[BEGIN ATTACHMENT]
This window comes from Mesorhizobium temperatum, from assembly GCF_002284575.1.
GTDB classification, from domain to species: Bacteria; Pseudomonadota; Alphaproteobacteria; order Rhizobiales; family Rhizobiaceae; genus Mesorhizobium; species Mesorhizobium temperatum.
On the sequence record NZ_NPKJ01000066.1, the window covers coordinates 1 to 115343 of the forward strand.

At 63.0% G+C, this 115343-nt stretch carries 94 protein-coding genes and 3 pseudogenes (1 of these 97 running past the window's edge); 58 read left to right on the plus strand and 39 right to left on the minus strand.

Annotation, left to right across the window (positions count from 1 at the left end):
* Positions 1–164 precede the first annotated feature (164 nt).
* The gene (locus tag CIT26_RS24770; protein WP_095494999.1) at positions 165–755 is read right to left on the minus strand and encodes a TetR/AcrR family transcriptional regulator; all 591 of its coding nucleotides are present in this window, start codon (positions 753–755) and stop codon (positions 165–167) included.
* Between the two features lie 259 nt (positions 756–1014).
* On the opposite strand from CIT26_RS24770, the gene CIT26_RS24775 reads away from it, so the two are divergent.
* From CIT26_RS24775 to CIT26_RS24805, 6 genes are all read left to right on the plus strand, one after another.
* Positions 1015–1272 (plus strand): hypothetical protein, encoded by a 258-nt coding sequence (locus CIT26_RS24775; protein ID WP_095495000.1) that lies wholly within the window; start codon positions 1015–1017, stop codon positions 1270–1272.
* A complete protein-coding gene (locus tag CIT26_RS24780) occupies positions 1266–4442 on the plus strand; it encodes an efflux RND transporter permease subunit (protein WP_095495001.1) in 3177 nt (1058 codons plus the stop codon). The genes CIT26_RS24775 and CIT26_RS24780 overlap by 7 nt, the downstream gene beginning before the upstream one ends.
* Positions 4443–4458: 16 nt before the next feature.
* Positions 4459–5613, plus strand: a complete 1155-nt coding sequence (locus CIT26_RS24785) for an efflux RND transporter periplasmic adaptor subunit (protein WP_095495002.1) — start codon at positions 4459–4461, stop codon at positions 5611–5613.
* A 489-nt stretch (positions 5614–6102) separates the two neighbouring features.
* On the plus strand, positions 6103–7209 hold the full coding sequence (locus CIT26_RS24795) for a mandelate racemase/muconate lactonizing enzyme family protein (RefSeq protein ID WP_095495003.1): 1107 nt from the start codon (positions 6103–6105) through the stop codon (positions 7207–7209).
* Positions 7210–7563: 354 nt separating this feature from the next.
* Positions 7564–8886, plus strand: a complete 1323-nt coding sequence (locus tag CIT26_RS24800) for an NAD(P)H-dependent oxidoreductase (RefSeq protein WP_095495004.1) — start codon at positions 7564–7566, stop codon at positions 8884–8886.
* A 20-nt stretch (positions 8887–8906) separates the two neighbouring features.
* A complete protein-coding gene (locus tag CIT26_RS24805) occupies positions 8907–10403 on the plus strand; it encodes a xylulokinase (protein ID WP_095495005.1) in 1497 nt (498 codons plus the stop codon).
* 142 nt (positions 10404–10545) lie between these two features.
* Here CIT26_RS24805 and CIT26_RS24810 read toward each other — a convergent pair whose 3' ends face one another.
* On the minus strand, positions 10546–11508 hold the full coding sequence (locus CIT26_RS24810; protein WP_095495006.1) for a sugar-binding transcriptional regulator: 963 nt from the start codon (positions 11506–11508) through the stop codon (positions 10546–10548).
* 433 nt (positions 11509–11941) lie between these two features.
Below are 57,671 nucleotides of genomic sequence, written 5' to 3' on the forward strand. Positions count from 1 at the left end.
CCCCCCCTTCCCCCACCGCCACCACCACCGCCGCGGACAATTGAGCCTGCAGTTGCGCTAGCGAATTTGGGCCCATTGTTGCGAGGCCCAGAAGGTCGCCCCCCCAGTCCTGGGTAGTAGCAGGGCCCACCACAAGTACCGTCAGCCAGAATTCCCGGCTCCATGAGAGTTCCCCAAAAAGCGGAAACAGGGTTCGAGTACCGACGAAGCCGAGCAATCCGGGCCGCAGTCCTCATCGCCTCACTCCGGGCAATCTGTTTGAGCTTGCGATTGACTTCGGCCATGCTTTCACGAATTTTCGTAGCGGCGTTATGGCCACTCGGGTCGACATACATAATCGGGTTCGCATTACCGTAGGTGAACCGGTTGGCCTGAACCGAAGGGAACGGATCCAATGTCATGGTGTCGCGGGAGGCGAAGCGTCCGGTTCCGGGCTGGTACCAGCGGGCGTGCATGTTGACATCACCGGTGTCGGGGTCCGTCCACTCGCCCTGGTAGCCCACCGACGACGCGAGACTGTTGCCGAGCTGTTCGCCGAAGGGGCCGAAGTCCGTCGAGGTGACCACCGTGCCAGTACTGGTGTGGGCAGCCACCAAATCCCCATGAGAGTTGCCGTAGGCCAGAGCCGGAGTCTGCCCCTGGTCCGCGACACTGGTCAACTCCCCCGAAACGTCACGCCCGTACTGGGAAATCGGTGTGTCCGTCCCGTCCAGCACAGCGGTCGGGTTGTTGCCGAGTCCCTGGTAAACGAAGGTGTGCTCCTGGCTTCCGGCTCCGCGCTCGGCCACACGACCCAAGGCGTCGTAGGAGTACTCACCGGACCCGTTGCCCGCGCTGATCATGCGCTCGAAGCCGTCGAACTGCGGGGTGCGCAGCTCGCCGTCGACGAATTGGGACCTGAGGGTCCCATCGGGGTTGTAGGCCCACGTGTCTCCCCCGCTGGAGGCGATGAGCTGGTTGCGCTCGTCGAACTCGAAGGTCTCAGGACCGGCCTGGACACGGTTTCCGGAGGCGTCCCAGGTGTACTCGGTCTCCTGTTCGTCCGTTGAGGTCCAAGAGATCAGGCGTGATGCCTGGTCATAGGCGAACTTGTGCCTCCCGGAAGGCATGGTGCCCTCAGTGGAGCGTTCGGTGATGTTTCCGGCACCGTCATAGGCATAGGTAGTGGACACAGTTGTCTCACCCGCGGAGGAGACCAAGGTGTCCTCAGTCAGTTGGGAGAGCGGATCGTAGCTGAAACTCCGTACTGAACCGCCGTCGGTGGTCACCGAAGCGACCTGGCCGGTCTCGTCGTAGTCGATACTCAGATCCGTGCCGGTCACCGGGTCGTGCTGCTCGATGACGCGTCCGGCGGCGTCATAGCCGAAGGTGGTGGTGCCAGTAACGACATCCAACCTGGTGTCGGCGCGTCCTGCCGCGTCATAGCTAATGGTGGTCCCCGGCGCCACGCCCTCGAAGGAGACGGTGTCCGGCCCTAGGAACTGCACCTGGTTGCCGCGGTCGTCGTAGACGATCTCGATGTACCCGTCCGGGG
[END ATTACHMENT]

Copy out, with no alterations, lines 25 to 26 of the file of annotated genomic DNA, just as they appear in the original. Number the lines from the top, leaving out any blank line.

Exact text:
Below are 57,671 nucleotides of genomic sequence, written 5' to 3' on the forward strand. Positions count from 1 at the left end.
CCCCCCCTTCCCCCACCGCCACCACCACCGCCGCGGACAATTGAGCCTGCAGTTGCGCTAGCGAATTTGGGCCCATTGTTGCGAGGCCCAGAAGGTCGCCCCCCCAGTCCTGGGTAGTAGCAGGGCCCACCACAAGTACCGTCAGCCAGAATTCCCGGCTCCATGAGAGTTCCCCAAAAAGCGGAAACAGGGTTCGAGTACCGACGAAGCCGAGCAATCCGGGCCGCAGTCCTCATCGCCTCACTCCGGGCAATCTGTTTGAGCTTGCGATTGACTTCGGCCATGCTTTCACGAATTTTCGTAGCGGCGTTATGGCCACTCGGGTCGACATACATAATCGGGTTCGCATTACCGTAGGTGAACCGGTTGGCCTGAACCGAAGGGAACGGATCCAATGTCATGGTGTCGCGGGAGGCGAAGCGTCCGGTTCCGGGCTGGTACCAGCGGGCGTGCATGTTGACATCACCGGTGTCGGGGTCCGTCCACTCGCCCTGGTAGCCCACCGACGACGCGAGACTGTTGCCGAGCTGTTCGCCGAAGGGGCCGAAGTCCGTCGAGGTGACCACCGTGCCAGTACTGGTGTGGGCAGCCACCAAATCCCCATGAGAGTTGCCGTAGGCCAGAGCCGGAGTCTGCCCCTGGTCCGCGACACTGGTCAACTCCCCCGAAACGTCACGCCCGTACTGGGAAATCGGTGTGTCCGTCCCGTCCAGCACAGCGGTCGGGTTGTTGCCGAGTCCCTGGTAAACGAAGGTGTGCTCCTGGCTTCCGGCTCCGCGCTCGGCCACACGACCCAAGGCGTCGTAGGAGTACTCACCGGACCCGTTGCCCGCGCTGATCATGCGCTCGAAGCCGTCGAACTGCGGGGTGCGCAGCTCGCCGTCGACGAATTGGGACCTGAGGGTCCCATCGGGGTTGTAGGCCCACGTGTCTCCCCCGCTGGAGGCGATGAGCTGGTTGCGCTCGTCGAACTCGAAGGTCTCAGGACCGGCCTGGACACGGTTTCCGGAGGCGTCCCAGGTGTACTCGGTCTCCTGTTCGTCCGTTGAGGTCCAAGAGATCAGGCGTGATGCCTGGTCATAGGCGAACTTGTGCCTCCCGGAAGGCATGGTGCCCTCAGTGGAGCGTTCGGTGATGTTTCCGGCACCGTCATAGGCATAGGTAGTGGACACAGTTGTCTCACCCGCGGAGGAGACCAAGGTGTCCTCAGTCAGTTGGGAGAGCGGATCGTAGCTGAAACTCCGTACTGAACCGCCGTCGGTGGTCACCGAAGCGACCTGGCCGGTCTCGTCGTAGTCGATACTCAGATCCGTGCCGGTCACCGGGTCGTGCTGCTCGATGACGCGTCCGGCGGCGTCATAGCCGAAGGTGGTGGTGCCAGTAACGACATCCAACCTGGTGTCGGCGCGTCCTGCCGCGTCATAGCTAATGGTGGTCCCCGGCGCCACGCCCTCGAAGGAGACGGTGTCCGGCCCTAGGAACTGCACCTGGTTGCCGCGGTCGTCGTAGACGATCTCGATGTACCCGTCCGGGG